Preprints with The Lancet is part of SSRN´s First Look, a place where journals identify content of interest prior to publication. Authors have opted in at submission to The Lancet family of journals to post their preprints on Preprints with The Lancet. The usual SSRN checks and a Lancet-specific check for appropriateness and transparency have been applied. Preprints available here are not Lancet publications or necessarily under review with a Lancet journal. These preprints are early stage research papers that have not been peer-reviewed. The findings should not be used for clinical or public health decision making and should not be presented to a lay audience without highlighting that they are preliminary and have not been peer-reviewed. For more information on this collaboration, see the comments published in The Lancet about the trial period, and our decision to make this a permanent offering, or visit The Lancet´s FAQ page, and for any feedback please contact firstname.lastname@example.org.
Willingness of the UK Public to Volunteer for Testing in Relation to the COVID-19 Pandemic
16 Pages Posted: 6 Oct 2020More...
Background: The World Health Organization declared the rapid spread of COVID-19 around the world to be a global public health emergency. The spread of the disease is influenced by people’s willingness to adopt preventative public health behaviours, such as participation in testing programmes and risk perception can be an important determinant of engagement in such behaviours.
Methods: In this study, we present the first assessment of how the UK public (N=778) perceive the usefulness of testing for coronavirus and the factors that influence a person’s willingness to test for coronavirus.
Findings: None of the key demographic characteristics (age, gender, education, disability, vulnerability status, or professional expertise) were significantly related to the respondents’ willingness to be tested for coronavirus. However, closely following the news media was positively related to willingness to be tested. Knowledge and perceptions about Coronavirus significantly predicted willingness to test, with three significantly contributing factors: worry about the health and social impacts to self and family; personal susceptibility; and concerns about the impacts of coronavirus on specific demographic groups. Views on testing for coronavirus predicted willingness to test, with the most influential factors being importance of testing by need; negative views about widespread testing and mistrust in doctor’s advice about testing.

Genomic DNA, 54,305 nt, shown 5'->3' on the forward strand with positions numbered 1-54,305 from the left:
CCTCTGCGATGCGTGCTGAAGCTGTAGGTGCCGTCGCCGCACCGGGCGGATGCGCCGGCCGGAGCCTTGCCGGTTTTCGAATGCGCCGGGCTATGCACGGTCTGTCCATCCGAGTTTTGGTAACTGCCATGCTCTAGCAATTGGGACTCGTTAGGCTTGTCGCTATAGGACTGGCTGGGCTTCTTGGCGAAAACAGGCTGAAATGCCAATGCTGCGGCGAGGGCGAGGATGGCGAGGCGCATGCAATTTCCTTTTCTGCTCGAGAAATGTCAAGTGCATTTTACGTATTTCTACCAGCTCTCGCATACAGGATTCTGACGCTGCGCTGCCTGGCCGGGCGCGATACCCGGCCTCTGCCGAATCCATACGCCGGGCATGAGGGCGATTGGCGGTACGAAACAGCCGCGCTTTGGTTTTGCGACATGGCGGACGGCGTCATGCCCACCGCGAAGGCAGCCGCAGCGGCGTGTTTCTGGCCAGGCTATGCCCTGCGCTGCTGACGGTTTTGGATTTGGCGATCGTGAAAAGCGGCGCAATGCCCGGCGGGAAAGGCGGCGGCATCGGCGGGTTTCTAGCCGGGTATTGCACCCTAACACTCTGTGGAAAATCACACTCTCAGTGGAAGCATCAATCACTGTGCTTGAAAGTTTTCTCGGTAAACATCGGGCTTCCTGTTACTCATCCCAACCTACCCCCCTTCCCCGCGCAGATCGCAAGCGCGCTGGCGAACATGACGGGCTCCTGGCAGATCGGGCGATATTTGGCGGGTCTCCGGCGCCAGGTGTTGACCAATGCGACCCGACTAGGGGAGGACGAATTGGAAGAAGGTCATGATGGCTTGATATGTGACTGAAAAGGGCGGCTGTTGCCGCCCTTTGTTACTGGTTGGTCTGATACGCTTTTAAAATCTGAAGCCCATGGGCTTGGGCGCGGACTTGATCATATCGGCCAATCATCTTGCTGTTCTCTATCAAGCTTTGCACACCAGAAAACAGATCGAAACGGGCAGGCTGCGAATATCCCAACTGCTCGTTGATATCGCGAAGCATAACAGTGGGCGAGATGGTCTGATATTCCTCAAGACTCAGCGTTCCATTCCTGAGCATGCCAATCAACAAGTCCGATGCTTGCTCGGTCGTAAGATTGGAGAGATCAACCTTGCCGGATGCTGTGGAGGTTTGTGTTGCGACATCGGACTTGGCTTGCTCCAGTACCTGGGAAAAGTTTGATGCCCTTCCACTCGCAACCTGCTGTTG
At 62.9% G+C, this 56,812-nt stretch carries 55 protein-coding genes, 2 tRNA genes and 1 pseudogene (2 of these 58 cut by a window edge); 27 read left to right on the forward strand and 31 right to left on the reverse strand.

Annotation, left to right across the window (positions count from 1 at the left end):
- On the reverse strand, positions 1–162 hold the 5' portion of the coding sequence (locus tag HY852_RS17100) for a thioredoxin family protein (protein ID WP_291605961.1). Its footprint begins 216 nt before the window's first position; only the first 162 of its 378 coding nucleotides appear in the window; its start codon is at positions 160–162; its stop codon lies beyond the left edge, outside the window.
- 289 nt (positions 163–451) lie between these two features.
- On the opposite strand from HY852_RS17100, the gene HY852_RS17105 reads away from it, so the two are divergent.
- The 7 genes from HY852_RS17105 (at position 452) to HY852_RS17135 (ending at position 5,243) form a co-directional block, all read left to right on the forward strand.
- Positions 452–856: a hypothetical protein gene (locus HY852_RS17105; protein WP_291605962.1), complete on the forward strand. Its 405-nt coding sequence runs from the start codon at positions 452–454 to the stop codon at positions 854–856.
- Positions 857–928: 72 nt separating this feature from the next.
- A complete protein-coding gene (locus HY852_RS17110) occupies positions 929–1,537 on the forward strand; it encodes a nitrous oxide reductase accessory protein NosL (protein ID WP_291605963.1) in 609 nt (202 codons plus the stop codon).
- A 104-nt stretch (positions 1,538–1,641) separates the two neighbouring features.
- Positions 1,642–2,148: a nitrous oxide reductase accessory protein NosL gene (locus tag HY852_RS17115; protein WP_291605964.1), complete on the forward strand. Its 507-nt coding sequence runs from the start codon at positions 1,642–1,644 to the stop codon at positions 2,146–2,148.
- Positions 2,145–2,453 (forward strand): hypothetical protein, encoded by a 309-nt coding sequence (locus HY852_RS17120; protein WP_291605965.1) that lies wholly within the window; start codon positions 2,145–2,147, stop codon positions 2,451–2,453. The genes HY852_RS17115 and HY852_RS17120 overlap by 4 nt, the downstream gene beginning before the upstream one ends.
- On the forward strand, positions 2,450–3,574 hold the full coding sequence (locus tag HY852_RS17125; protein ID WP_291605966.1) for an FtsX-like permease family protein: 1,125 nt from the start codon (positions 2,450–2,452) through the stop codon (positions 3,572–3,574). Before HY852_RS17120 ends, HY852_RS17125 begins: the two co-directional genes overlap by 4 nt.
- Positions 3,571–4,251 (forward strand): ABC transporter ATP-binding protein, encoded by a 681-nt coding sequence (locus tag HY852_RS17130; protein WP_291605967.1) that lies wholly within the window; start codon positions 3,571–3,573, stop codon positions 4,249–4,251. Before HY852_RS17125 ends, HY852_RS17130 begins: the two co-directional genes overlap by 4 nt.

Interpretation: Implications for effective risk communication and localised public health approach to encouraging public to put themselves forward for testing are discussed. We strongly advocate for effective communications and localised intervention by public health authorities, using media outlets to ensure that members of the public get tested for SARs-CoV2 when required.
Funding Statement: None.
Declaration of Interests:The authors report no conflicts of interest.
Ethics Approval Statement: The study received a favourable ethical opinion from the Kingston University Research Ethics Committee.
Keywords: COVID-19, Coronavirus, testing, risk perception, public
Suggested Citation: Suggested Citation